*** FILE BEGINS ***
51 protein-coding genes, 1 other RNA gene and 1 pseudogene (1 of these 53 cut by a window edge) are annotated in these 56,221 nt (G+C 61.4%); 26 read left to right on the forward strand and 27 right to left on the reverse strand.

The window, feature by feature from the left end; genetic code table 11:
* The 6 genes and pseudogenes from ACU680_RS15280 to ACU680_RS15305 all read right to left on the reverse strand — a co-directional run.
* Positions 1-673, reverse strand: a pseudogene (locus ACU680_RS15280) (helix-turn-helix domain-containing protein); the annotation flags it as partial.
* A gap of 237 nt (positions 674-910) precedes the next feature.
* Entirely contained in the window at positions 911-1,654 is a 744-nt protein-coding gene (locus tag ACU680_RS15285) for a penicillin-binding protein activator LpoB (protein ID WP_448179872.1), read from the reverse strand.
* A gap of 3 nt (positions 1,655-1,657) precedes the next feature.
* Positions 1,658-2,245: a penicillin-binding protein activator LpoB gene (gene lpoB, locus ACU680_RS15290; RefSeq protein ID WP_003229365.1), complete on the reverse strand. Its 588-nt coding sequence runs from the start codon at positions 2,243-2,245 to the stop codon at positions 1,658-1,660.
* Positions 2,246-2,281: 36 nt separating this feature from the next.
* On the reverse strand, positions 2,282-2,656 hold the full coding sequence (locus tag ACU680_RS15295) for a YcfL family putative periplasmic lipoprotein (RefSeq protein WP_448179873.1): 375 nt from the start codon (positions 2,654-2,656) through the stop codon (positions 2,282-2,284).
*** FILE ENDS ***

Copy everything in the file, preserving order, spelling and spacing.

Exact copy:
51 protein-coding genes, 1 other RNA gene and 1 pseudogene (1 of these 53 cut by a window edge) are annotated in these 56,221 nt (G+C 61.4%); 26 read left to right on the forward strand and 27 right to left on the reverse strand.

The window, feature by feature from the left end; genetic code table 11:
* The 6 genes and pseudogenes from ACU680_RS15280 to ACU680_RS15305 all read right to left on the reverse strand — a co-directional run.
* Positions 1-673, reverse strand: a pseudogene (locus ACU680_RS15280) (helix-turn-helix domain-containing protein); the annotation flags it as partial.
* A gap of 237 nt (positions 674-910) precedes the next feature.
* Entirely contained in the window at positions 911-1,654 is a 744-nt protein-coding gene (locus tag ACU680_RS15285) for a penicillin-binding protein activator LpoB (protein ID WP_448179872.1), read from the reverse strand.
* A gap of 3 nt (positions 1,655-1,657) precedes the next feature.
* Positions 1,658-2,245: a penicillin-binding protein activator LpoB gene (gene lpoB, locus ACU680_RS15290; RefSeq protein ID WP_003229365.1), complete on the reverse strand. Its 588-nt coding sequence runs from the start codon at positions 2,243-2,245 to the stop codon at positions 1,658-1,660.
* Positions 2,246-2,281: 36 nt separating this feature from the next.
* On the reverse strand, positions 2,282-2,656 hold the full coding sequence (locus tag ACU680_RS15295) for a YcfL family putative periplasmic lipoprotein (RefSeq protein WP_448179873.1): 375 nt from the start codon (positions 2,654-2,656) through the stop codon (positions 2,282-2,284).